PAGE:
When Gru, the world's most super-bad turned super-dad has been recruited by a team of officials to stop lethal muscle and a host of Gru's own, He has to fight back with new gadgetry, cars, and more minion madness.
After six years of keeping our malls safe, Paul Blart has earned a well-deserved vacation. He heads to Las Vegas with his teenage daughter before she heads off to college. But safety never takes a holiday and when duty calls, Blart answers.
Stepfather Brad Whitaker is hoping for his stepchildren to love him and treat him like a dad. All is going well until the biological father, Dusty Mayron, shows up, then everything takes a toll. His stepchildren start putting him second and their father first, and now Dusty will have to learn that being a good dad is about pains and struggles. Brad will also experience once again what it's like to be a stepdad.
Brad reveals that the tickets for the basketball game cost him $18,000 from a ticket-tout, however, the arena is clearly not even close to being sold out, even at court-side level where there are numerous rows with at least five seats in a row together, so he could have easily just gone to the box office and got the tickets at the normal price. See more »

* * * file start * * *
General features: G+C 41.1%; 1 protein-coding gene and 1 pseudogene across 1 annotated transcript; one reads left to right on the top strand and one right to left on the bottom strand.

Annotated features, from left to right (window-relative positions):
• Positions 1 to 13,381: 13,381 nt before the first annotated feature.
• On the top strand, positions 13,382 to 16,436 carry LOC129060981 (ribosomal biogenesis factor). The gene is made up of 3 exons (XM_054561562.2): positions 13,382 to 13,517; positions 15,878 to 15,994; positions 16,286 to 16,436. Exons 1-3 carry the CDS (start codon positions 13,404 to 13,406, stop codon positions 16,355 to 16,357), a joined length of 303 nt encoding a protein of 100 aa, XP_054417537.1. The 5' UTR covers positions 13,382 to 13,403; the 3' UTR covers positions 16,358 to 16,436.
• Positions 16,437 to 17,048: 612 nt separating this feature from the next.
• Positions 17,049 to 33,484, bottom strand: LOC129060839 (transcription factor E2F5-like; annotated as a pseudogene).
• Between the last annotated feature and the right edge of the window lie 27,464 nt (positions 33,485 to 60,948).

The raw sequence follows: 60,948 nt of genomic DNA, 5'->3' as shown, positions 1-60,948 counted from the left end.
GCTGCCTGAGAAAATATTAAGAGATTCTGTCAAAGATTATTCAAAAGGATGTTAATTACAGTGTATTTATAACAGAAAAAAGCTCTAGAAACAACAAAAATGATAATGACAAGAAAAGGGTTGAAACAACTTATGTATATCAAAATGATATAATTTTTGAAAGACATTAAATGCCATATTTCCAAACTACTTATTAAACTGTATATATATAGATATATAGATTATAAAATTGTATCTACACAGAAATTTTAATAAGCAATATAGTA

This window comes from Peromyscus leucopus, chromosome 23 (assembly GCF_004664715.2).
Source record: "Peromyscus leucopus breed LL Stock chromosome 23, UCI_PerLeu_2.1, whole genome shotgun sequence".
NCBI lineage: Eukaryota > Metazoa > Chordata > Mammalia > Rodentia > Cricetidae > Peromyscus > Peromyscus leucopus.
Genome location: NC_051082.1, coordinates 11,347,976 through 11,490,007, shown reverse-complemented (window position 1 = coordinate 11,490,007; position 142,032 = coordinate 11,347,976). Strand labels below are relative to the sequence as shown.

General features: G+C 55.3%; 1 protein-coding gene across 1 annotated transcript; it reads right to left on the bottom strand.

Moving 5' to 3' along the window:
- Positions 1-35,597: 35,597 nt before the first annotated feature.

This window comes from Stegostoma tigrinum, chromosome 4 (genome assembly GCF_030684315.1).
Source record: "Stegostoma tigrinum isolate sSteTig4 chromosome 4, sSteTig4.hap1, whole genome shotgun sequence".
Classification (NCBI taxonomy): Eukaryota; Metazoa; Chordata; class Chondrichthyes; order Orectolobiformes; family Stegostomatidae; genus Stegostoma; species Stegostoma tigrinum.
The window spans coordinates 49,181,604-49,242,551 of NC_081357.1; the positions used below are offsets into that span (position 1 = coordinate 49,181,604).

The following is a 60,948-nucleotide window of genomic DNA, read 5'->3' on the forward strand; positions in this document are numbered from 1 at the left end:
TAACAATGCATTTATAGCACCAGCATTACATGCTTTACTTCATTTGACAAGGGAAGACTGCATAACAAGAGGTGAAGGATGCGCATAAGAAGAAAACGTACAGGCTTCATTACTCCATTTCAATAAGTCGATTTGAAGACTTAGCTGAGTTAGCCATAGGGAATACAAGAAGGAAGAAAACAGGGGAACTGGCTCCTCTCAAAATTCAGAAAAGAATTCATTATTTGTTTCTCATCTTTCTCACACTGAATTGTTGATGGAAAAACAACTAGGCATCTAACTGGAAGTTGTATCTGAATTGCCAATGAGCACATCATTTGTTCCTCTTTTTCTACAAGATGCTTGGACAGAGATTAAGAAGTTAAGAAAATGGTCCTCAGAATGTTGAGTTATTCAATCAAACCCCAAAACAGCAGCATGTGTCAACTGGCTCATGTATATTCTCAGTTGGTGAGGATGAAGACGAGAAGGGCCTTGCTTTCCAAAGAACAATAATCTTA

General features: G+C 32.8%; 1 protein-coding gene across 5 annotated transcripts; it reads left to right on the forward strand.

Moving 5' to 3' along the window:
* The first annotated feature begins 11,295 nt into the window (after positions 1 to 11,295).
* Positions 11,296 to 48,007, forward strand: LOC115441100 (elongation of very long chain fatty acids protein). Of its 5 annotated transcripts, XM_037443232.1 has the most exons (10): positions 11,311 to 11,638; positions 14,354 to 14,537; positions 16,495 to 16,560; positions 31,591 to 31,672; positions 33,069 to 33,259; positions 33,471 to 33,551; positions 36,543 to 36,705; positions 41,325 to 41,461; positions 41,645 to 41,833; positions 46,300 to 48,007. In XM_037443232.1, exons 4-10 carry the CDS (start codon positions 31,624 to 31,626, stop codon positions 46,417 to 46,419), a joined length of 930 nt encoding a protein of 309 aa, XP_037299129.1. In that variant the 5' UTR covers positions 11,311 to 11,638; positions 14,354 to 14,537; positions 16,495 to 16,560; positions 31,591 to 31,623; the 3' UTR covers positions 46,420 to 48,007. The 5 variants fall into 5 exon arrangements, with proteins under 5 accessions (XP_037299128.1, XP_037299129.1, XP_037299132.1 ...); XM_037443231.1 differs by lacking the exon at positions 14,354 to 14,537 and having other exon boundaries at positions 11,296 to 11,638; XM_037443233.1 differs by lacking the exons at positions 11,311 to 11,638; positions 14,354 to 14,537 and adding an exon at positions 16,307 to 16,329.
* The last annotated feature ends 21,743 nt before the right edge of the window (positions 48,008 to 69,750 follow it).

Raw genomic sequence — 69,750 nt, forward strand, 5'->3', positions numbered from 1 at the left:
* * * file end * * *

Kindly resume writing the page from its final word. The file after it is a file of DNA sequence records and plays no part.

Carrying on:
Here's a question for you. What do kids need more, a father or a dad? What's the difference? The way I see it, darn near anyone can be a father...
[video of copulating rhinos]
... but not everyone has the patience or the devotion to be a dad. As for me, I've always wanted to be a dad. Let me tell you, I love it! Yeah!
And I love my Ford Flex. It treats me to a smooth ride, and you know what? It didn't break the bank. Room enough for the whole family.
[...] See more »
Daddy's Home is not classic comedy, it's one of those one-time, watch on an airplane movie just to pass the time. Will Ferrell plays the stepfather who's always wanted to be a father, clearly a wimpy kid in his childhood that grew up to be a pushover adult that lives for other people. Dusty Mayron played by Mark Wahlberg, a tough guy, no strings attached kind of dad who is still living and reliving his adventure years instead of facing his own responsibilities.
It has its moments, Will Ferrell has his typical outbursts and the stark contrast between the two father figures is enough amusement on its own.
It has its corny moments (especially near the end, although I won't say what to avoid spoiling anything) that are almost cringe-worthy, but otherwise I would say it's quite an enjoyable film, although good for just the one-time watch only.
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